The BoE warns that crypto will face tough scrutiny; no regulatory arbitrage

The Bank of England said stablecoin - a cryptocurrency pegged to the sterling - will need to be regulated in the same way as bank deposits if they became widely available as a trusted form of payment. 

In a discussion paper on new forms of digital money, the BoE noted that stablecoin describes digital tokens issued by the private sector which aim to always maintain a stable value in relation to the traditional currency.   

The BoE stated that companies offering stablecoins should not enjoy “regulatory arbitrage” - that the viability of their business models must not depend on looser regulation for the same level of risk. 

“And they must not rely on making promises that they cannot guarantee to keep over time.”  

Further, the BoE said it expected issuers to have enough reserves to offer owners one-to-one redemptions for traditional cash. 

Andrew Bailey, the central bank governor, said the prospect of stablecoins and central bank digital currencies needed to be carefully considered by central banks, governments, and society. “It is essential that we ask the difficult and pertinent questions when it comes to the future of these new forms of digital money,” he said. 

“To meet expectations, a core set of features of the current banking regime need to be reflected in any regulatory model for stablecoins, Bailey continued. “These models include capital requirements, liquidity requirements and support from a central bank, and a backstop to compensate depositors in the event of failure.” 

In addition, the BoE said it has yet to decide on central bank digital currency (CBDC) but is actively exploring the opportunities and risks of doing so. To that end, the central bank will be guided by its core objectives - maintaining monetary and financial stability.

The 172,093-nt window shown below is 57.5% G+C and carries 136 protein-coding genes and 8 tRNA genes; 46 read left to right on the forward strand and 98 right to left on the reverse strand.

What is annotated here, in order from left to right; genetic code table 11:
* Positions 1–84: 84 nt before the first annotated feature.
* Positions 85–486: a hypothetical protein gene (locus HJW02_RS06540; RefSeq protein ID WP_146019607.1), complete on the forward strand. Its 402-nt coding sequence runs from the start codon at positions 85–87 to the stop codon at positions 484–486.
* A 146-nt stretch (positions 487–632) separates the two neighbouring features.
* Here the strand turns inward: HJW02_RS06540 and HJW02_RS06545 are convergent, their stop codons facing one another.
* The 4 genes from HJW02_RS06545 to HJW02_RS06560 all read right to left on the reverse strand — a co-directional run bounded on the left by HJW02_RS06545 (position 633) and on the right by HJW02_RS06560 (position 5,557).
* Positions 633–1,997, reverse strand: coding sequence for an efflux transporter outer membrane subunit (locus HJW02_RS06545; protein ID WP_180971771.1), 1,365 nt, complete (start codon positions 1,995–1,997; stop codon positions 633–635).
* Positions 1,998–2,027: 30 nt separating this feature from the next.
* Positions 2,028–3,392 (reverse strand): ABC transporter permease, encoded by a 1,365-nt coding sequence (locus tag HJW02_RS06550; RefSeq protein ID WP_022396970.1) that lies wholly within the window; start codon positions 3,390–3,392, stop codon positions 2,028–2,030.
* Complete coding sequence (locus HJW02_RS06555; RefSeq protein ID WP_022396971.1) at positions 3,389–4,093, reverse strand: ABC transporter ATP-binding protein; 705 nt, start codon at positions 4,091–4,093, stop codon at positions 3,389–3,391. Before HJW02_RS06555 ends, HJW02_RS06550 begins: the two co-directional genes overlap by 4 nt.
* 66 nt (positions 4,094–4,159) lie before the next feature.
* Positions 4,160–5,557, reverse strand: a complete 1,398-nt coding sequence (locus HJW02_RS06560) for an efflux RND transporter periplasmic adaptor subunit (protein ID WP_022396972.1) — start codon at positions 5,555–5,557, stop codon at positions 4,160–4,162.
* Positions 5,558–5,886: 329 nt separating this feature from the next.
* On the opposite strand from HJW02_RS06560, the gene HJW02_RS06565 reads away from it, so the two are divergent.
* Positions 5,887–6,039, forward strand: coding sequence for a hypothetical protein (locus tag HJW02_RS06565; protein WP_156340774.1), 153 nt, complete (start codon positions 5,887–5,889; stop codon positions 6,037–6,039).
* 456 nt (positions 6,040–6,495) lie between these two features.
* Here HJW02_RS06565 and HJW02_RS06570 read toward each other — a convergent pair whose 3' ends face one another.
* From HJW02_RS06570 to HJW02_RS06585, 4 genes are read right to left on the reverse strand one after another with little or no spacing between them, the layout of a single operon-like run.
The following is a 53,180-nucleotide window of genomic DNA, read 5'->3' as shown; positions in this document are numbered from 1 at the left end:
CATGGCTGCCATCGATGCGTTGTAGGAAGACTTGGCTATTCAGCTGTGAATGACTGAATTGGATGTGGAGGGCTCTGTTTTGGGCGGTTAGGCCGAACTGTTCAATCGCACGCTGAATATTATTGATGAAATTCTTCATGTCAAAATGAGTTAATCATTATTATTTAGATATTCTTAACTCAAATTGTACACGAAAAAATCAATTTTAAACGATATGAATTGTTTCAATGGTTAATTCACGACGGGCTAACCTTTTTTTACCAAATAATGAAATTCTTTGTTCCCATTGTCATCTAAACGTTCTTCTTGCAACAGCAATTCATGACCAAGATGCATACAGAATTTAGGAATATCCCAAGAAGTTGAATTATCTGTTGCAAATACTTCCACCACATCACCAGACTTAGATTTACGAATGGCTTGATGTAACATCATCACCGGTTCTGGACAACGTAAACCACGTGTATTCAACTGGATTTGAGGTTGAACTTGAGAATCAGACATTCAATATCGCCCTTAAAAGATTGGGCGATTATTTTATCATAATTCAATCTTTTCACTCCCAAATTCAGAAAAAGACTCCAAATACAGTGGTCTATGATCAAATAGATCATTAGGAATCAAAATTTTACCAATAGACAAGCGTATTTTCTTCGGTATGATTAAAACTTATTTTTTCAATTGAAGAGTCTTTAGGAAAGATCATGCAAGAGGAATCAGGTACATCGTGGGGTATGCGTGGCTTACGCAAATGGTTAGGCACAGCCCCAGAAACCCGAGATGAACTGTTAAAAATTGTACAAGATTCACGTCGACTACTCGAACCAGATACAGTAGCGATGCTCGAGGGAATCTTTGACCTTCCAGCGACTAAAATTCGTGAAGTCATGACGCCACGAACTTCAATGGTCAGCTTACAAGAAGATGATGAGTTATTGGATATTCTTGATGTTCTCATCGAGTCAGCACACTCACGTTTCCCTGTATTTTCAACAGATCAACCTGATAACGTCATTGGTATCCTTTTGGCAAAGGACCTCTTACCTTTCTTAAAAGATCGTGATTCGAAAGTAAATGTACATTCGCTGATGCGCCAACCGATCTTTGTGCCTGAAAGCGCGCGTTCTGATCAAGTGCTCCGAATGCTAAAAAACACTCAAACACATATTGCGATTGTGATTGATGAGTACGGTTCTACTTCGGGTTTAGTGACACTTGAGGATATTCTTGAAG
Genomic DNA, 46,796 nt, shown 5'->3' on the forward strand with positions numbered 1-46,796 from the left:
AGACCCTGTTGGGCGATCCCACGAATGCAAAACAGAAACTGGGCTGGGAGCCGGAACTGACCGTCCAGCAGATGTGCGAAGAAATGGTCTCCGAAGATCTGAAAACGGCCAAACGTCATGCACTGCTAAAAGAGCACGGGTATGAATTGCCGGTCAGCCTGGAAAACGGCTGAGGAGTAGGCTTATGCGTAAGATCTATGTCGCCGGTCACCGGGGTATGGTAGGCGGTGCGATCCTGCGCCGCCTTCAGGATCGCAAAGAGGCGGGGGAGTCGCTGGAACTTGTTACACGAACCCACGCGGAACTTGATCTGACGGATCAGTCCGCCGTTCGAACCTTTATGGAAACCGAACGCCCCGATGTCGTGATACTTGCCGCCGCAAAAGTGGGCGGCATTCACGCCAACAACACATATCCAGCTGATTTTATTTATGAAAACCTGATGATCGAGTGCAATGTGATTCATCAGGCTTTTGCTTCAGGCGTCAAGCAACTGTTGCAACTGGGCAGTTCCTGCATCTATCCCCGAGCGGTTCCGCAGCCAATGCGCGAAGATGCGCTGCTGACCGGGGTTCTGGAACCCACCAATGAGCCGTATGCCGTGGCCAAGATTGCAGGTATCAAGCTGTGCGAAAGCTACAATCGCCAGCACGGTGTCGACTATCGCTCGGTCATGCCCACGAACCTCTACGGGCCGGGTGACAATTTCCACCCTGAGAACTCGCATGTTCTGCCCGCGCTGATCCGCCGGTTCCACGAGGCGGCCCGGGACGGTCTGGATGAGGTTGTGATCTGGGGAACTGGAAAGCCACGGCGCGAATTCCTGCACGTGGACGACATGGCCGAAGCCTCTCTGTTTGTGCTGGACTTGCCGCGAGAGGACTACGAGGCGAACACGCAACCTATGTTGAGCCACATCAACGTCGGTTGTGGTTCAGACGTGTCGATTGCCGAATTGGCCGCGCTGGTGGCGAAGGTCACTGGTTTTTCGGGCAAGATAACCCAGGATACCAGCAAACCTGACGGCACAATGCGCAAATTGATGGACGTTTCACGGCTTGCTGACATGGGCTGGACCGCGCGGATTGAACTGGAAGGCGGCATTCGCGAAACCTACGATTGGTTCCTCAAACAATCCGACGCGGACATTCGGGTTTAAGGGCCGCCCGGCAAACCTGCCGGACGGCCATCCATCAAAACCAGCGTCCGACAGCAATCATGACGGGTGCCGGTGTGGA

“The feedback we received has encouraged the Bank of England to continue examining the case for a CBDC,” the BoE said in the paper. “But at the same time, the Bank received clear feedback that the ‘use case’ for a CBDC, which might justify its introduction, needed further research, refinement, and articulation.” 

Payments innovation 

Moreover, the BoE went on to say, some respondents expressed doubt that a CBDC was needed at all, given they considered that the intended benefits could be achieved through other forms of payments innovation. 

 The bank outlined key principles for future exploration of the issue including financial inclusion, privacy protection, and a lack of harm to the BoE’s ability to foster monetary and financial stability. 

Lawrence Wintermeyer, executive co-chair at Global Digital Finance, the UK crypto assets and digital finance industry lobby group said: “The UK is a leader in innovation in the finance sector and is at an important juncture where new forms of digital money offer unlocking great potential in delivering money faster, cheaper, and more efficiently to consumers and businesses.  

"The timely implementation of a CBDC in the UK will attract an influx of industry into the UK, bourgeoning new industry activity, and boosting economic growth.” 

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